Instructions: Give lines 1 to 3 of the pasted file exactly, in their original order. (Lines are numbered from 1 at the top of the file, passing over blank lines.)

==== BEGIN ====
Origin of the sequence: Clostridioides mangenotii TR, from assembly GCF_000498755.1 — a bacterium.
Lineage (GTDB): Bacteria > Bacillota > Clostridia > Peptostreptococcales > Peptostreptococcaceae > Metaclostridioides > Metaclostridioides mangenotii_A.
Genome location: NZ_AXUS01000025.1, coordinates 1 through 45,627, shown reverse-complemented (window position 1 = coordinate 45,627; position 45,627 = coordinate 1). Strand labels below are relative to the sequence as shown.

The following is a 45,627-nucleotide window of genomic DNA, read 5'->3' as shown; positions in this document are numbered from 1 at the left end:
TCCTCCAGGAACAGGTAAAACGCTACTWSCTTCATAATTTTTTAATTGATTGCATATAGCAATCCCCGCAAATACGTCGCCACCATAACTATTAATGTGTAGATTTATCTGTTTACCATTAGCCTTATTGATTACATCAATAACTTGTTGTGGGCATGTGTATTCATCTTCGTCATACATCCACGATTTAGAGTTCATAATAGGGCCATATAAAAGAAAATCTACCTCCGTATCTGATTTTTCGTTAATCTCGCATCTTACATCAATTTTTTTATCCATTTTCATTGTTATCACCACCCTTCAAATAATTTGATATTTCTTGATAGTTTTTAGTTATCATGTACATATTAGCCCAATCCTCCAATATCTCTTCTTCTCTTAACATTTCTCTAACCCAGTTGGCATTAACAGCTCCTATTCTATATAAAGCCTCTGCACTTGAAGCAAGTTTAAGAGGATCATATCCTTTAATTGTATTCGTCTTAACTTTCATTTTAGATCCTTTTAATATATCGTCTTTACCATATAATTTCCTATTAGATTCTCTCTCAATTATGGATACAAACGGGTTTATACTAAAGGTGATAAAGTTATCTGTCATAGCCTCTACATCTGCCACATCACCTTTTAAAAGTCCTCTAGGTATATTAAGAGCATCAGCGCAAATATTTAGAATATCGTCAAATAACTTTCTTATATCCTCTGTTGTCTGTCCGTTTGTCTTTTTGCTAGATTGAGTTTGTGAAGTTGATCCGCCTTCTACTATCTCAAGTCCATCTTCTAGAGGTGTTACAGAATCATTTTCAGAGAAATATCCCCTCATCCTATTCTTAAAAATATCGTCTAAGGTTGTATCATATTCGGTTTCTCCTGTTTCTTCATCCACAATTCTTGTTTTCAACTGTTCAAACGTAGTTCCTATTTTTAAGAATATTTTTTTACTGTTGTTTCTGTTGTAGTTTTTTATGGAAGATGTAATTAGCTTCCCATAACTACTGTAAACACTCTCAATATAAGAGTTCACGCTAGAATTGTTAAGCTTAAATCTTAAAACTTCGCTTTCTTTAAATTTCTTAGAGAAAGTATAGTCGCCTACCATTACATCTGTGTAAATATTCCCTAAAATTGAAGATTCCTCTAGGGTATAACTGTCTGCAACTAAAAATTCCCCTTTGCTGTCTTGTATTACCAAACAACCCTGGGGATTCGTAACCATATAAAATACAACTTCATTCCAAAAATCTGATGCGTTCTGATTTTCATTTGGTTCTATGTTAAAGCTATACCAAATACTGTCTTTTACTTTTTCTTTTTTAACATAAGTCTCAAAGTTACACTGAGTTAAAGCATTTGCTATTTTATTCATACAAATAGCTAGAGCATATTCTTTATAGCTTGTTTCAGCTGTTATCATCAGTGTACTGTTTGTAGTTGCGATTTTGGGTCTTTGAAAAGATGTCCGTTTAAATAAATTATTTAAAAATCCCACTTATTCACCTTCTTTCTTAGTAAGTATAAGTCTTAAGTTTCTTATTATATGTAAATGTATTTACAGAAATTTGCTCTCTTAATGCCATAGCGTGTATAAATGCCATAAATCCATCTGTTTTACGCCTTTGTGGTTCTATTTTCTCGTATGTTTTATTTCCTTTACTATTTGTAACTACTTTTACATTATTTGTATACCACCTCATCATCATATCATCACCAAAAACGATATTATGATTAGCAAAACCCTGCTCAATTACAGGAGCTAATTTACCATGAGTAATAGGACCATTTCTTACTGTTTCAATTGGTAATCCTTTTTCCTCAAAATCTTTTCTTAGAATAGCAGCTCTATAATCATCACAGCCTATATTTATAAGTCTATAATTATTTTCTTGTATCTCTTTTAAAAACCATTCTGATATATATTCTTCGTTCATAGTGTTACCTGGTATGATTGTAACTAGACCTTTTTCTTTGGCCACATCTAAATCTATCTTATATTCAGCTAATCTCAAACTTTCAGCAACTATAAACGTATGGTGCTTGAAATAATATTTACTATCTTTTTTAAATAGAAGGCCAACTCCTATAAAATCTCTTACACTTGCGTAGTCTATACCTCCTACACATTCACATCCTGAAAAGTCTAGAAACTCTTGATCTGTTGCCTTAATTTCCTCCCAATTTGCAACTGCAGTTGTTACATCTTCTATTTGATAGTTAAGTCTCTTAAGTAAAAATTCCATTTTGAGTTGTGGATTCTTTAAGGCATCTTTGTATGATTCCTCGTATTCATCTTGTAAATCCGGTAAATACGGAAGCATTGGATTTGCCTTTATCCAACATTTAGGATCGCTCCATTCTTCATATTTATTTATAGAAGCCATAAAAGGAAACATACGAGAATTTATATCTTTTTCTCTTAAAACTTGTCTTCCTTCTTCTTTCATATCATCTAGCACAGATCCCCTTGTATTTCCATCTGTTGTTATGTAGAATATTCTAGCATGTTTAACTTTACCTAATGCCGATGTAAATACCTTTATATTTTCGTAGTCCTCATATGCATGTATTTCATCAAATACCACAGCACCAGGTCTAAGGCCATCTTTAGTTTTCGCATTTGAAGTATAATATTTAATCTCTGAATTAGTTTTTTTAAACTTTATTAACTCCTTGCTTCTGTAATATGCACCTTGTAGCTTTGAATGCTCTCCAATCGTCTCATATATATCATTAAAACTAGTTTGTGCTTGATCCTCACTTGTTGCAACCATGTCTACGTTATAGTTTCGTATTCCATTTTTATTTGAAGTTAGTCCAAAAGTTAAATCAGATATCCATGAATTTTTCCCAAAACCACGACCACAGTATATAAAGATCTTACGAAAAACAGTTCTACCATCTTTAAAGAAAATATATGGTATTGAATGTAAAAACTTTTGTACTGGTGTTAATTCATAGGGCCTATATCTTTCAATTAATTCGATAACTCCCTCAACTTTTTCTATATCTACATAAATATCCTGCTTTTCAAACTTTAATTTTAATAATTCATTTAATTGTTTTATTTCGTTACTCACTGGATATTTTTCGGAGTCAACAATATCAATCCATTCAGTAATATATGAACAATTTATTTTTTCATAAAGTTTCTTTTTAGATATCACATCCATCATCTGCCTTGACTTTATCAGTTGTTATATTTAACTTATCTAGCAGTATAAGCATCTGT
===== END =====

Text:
Origin of the sequence: Clostridioides mangenotii TR, from assembly GCF_000498755.1 — a bacterium.
Lineage (GTDB): Bacteria > Bacillota > Clostridia > Peptostreptococcales > Peptostreptococcaceae > Metaclostridioides > Metaclostridioides mangenotii_A.
Genome location: NZ_AXUS01000025.1, coordinates 1 through 45,627, shown reverse-complemented (window position 1 = coordinate 45,627; position 45,627 = coordinate 1). Strand labels below are relative to the sequence as shown.